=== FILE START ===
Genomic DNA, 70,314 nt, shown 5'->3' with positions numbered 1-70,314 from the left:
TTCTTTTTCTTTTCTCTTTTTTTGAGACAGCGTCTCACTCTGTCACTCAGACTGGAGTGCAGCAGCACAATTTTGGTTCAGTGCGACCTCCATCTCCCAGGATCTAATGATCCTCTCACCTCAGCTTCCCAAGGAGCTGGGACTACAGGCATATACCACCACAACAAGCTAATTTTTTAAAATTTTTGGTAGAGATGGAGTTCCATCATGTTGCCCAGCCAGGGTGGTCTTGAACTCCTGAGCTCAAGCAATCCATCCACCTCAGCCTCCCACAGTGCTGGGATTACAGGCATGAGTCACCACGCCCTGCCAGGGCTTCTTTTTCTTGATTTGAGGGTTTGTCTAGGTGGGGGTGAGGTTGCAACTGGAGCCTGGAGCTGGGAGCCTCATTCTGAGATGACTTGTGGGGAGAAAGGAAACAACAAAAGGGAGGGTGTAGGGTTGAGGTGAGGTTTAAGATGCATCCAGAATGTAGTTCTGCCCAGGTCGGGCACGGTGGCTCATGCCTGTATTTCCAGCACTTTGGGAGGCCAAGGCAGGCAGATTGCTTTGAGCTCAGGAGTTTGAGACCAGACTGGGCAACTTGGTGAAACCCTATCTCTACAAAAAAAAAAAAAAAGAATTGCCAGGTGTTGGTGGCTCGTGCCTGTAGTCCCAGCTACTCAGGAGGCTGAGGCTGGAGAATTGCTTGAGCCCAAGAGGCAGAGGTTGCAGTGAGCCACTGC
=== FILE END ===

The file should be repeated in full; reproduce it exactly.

Genomic DNA, 70,314 nt, shown 5'->3' with positions numbered 1-70,314 from the left:
TTCTTTTTCTTTTCTCTTTTTTTGAGACAGCGTCTCACTCTGTCACTCAGACTGGAGTGCAGCAGCACAATTTTGGTTCAGTGCGACCTCCATCTCCCAGGATCTAATGATCCTCTCACCTCAGCTTCCCAAGGAGCTGGGACTACAGGCATATACCACCACAACAAGCTAATTTTTTAAAATTTTTGGTAGAGATGGAGTTCCATCATGTTGCCCAGCCAGGGTGGTCTTGAACTCCTGAGCTCAAGCAATCCATCCACCTCAGCCTCCCACAGTGCTGGGATTACAGGCATGAGTCACCACGCCCTGCCAGGGCTTCTTTTTCTTGATTTGAGGGTTTGTCTAGGTGGGGGTGAGGTTGCAACTGGAGCCTGGAGCTGGGAGCCTCATTCTGAGATGACTTGTGGGGAGAAAGGAAACAACAAAAGGGAGGGTGTAGGGTTGAGGTGAGGTTTAAGATGCATCCAGAATGTAGTTCTGCCCAGGTCGGGCACGGTGGCTCATGCCTGTATTTCCAGCACTTTGGGAGGCCAAGGCAGGCAGATTGCTTTGAGCTCAGGAGTTTGAGACCAGACTGGGCAACTTGGTGAAACCCTATCTCTACAAAAAAAAAAAAAAAGAATTGCCAGGTGTTGGTGGCTCGTGCCTGTAGTCCCAGCTACTCAGGAGGCTGAGGCTGGAGAATTGCTTGAGCCCAAGAGGCAGAGGTTGCAGTGAGCCACTGC